In the middle of December, I traveled to 제주도 (Jeju Island) with a a group of international coworkers. Jeju is an island off the southern tip of the Korean peninsula and has its own unique culture and history. Jeju Island is known for being a sunny, beachy, vacation paradise. However, tourism is most certainly not the whole history of the island.
The time we spent on Jeju was divided into two portions. The first two days we were there, we stayed in 강정 (Gangjeong), where the Korean government recently finished a navy base. The next three days we traveled around the southern part of the island learning about the 4.3 Incident which occurred during the military dictatorships in Korea after WWII.
4.3 History – Some facts
With the fall of Japan at the end of WWII, many Koreans were hopeful for Korea’s future. However, Korea quickly ended up under the control of US and Soviet powers in the north and south, dividing the country, which led to divided elections in north and south Korea, ultimately resulting in two different nations.
On March 1, 1947, in Jeju, a peaceful protest against a divided election turned violent when a police horse killed a small boy. Growing from that single protest, people in Jeju became more defiant against the political powers, and reinforcements were called in to quell the people. Tensions continued to grow, culminating in April 3, 1948, where a group of protestors burned 12 police stations. It is from the events on April 3rd, that “4.3” gets its name.
To suppress Jeju people, the government carried out a series of mass arrests, mass murders, and burnings, ruthlessly silencing the people. Due to the people’s defiance, Jeju Island was labeled a “red” (communist) island, which gave the government justification for their actions. By 1954, more than 30,000 islanders had died, which is about 10% of Jeju’s population.
Even decades after the killings stopped, due to a continued corrupt government, the people of Jeju were unable to talk about what happened. It was not until 2003 that South Korean President Roh Moo-hyun formally apologized for the atrocities committed in Jeju. Now, throughout the island there are memorials for the people who were killed or went missing. Multiple of which I visited during my time on Jeju.
*for more information about 4.3, Grace wrote an excellent and informative blog describing the details more. You can read it on her blog at: https://journeyswithgrace.org/2022/03/02/what-you-missed-in-history-class-a-brief-overview-of-jeju-island/*
Like the rest of Korea, Jeju is marked in unique ways by the events of the last hundred years. Sometimes in the US learning about history can feel disjointed from daily life, particularly when I have learned about wars and events that never touched US soil. Learning about the history of Jeju felt very different than that. It is history that is not removed from life at all. The stories we talked about were palpable.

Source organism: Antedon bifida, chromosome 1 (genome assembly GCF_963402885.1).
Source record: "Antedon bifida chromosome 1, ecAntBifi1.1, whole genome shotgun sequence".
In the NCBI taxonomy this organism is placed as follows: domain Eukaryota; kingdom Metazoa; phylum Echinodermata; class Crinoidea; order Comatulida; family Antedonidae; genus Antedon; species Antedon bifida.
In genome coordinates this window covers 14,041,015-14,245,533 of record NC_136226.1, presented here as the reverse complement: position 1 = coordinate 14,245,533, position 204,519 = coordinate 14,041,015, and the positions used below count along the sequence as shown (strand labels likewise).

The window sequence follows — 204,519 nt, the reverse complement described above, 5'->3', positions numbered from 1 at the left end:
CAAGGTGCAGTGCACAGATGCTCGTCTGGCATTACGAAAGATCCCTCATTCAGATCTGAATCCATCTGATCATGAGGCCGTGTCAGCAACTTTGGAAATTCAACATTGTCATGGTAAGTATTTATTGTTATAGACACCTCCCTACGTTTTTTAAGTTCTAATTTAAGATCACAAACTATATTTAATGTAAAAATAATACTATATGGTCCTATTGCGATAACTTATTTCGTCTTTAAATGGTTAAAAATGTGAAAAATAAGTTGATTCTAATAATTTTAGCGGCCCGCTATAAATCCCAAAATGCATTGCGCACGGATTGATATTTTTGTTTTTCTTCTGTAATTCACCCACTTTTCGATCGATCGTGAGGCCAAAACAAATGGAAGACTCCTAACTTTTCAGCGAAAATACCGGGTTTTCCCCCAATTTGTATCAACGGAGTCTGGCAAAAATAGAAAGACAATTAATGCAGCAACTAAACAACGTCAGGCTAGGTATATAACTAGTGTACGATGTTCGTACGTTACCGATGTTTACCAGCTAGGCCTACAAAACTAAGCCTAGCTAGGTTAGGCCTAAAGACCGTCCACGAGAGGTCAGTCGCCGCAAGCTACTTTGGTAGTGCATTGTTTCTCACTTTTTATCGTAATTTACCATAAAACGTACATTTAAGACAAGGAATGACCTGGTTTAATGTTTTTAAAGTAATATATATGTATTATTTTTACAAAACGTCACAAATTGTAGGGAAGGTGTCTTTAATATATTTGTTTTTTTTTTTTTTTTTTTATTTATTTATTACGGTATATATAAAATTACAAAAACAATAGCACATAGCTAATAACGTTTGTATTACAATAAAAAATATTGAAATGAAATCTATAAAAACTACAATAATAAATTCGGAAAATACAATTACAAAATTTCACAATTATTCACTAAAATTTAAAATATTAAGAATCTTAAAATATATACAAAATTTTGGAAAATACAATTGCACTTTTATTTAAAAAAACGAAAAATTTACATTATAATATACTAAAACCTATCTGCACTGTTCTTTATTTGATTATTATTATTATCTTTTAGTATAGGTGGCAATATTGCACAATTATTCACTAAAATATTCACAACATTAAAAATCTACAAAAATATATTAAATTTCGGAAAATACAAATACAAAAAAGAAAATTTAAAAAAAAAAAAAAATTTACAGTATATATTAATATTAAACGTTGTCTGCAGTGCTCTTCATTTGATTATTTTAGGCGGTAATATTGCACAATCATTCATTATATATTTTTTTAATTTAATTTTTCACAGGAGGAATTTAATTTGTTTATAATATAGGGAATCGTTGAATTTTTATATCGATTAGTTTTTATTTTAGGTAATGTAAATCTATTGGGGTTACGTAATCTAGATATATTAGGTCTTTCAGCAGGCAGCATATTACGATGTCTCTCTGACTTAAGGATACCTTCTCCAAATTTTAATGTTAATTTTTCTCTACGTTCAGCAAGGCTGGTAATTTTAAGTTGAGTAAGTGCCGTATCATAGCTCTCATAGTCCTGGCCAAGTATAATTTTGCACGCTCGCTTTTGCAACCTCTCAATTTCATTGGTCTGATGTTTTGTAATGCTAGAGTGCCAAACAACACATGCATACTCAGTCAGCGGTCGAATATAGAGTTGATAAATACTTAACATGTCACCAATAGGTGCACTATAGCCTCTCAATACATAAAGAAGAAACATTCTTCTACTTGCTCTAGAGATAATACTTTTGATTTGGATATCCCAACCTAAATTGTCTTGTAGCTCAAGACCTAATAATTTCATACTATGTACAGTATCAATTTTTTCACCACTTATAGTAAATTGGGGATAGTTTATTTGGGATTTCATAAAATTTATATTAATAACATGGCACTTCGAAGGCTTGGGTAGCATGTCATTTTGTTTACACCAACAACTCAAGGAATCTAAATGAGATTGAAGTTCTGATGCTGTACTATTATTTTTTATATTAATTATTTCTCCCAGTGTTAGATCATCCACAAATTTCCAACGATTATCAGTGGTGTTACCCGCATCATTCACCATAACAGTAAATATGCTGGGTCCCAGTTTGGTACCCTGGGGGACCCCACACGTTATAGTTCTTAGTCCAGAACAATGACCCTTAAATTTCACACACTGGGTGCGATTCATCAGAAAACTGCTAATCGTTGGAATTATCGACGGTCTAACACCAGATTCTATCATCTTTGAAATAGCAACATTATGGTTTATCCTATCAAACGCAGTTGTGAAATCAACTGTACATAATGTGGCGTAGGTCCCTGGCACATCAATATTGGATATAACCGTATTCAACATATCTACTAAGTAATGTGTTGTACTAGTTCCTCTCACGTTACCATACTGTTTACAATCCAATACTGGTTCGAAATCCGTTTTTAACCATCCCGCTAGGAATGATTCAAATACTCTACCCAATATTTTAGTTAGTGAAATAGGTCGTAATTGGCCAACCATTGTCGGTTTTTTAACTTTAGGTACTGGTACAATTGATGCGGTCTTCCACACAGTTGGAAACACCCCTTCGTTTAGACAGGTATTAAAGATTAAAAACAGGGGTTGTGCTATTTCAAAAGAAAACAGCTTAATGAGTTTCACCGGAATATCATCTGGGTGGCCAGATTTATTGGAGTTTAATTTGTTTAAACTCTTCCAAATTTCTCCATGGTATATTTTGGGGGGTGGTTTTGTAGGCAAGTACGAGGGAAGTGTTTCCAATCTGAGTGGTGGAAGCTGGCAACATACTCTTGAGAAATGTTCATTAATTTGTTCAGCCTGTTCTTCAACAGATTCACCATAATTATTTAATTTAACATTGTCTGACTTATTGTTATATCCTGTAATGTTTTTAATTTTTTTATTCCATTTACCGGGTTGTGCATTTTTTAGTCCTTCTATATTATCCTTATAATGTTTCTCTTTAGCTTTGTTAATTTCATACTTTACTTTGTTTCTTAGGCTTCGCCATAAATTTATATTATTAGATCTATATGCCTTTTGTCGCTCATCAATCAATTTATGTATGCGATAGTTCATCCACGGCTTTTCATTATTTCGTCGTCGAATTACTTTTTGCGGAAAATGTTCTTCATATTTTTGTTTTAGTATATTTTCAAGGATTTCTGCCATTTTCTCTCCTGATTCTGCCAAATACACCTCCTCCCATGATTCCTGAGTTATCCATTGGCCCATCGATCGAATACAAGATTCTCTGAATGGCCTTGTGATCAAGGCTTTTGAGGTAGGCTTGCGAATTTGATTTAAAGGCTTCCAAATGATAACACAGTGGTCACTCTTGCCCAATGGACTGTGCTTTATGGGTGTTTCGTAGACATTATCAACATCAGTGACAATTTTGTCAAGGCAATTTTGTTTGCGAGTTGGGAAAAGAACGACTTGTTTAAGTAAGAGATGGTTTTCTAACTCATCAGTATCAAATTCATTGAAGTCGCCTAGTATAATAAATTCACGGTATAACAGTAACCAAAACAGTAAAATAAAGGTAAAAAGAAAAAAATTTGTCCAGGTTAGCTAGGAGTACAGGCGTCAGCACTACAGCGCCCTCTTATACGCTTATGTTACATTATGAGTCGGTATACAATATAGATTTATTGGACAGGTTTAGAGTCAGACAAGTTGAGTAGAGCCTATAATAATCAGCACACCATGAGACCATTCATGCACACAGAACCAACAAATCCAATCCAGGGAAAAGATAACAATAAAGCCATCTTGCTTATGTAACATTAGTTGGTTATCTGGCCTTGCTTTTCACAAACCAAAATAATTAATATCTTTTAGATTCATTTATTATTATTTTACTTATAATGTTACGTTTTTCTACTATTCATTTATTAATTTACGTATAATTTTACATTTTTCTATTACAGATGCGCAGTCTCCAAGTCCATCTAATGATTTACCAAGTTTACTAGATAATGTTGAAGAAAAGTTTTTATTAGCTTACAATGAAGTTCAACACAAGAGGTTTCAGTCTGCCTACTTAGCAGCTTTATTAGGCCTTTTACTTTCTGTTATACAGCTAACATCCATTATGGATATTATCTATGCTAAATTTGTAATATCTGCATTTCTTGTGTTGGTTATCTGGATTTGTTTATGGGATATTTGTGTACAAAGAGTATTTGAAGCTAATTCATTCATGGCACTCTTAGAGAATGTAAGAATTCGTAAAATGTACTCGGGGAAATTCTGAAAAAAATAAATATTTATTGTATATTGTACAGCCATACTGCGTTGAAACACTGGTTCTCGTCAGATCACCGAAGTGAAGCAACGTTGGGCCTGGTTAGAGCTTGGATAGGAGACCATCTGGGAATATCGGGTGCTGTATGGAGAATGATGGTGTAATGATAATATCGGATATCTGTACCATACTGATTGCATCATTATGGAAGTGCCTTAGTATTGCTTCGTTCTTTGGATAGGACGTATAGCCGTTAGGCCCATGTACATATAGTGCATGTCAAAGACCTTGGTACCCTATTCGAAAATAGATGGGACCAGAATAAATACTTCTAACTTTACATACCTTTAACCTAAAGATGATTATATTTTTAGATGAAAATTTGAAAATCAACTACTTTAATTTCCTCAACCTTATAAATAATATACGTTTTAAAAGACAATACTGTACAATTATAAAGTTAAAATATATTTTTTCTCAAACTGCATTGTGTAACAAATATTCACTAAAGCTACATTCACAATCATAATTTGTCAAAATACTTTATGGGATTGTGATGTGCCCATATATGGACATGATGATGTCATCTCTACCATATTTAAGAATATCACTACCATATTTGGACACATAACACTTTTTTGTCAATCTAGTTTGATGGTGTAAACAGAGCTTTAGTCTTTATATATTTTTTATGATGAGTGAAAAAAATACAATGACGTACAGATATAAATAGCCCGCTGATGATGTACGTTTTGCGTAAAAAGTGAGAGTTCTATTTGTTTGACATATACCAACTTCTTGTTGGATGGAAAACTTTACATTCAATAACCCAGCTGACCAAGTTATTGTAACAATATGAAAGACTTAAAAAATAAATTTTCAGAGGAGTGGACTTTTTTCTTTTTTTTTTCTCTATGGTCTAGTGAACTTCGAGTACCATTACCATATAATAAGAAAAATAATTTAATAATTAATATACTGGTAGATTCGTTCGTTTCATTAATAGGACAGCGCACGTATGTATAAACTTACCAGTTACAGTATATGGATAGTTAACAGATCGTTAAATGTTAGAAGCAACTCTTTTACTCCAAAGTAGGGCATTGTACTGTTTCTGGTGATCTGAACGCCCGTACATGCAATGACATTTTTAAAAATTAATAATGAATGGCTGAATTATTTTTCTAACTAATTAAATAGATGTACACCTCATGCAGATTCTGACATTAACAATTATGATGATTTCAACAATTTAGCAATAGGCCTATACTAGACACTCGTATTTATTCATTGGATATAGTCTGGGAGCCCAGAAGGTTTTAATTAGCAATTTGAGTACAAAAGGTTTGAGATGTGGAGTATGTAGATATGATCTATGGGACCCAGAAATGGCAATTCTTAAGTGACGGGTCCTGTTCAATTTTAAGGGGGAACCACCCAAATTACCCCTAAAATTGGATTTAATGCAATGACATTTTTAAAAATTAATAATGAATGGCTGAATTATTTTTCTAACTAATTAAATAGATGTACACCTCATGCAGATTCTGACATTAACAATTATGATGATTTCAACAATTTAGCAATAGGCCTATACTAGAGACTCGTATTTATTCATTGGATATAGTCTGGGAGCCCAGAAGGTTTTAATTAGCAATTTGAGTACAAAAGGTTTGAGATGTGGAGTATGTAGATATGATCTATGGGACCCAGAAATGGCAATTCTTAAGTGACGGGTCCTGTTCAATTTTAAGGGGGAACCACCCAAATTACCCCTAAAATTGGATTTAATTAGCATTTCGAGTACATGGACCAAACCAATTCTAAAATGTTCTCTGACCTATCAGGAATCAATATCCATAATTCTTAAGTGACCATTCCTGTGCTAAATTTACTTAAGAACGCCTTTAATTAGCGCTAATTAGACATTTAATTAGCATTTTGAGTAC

However, it is also notable that while we spent time learning about the events and impact of 4.3, not every moment spent on Jeju was learning about sad or painful histories. Despite the fact that it was December (not swimming weather!), between the sunny days, pristine beaches, beautiful sunsets, and ripe tangerine orchards, there was ample time to soak in the remarkable beauty that Jeju has. As much as 4.3 is a part of the history and life of Jeju, the sun and wind and beauty is also a part of the story of what Jeju is.
Because of this, there was a unique completeness to the time I spent in Jeju. I feel like I learned the truth of the island more holistically than I usually learn history. I learned about the tragedy, and I put my foot in the vibrantly blue water. I came to understand why it is a large tourist destination; It is truly a beautiful place. There are so many interweaving stories that make up what a place like Jeju is.
At many moments while I was there I wasn’t sure whether to be mournful because of painful history, or release my inner child that was begging to climb rocks and play in the sand. And I suppose the answer is that I should do both. The lament of the injustice the people experienced and the celebration of the unique life of Jeju both feel necessary. The stories that we tell matter, and specifically, telling diverse stories is essential. This is not a new revelation, but the time that I spent in Jeju has solidified it in a new way. As learners of history, it is vital to weave narratives as complex and intricate as possible, with as much lament and as much celebration as needed.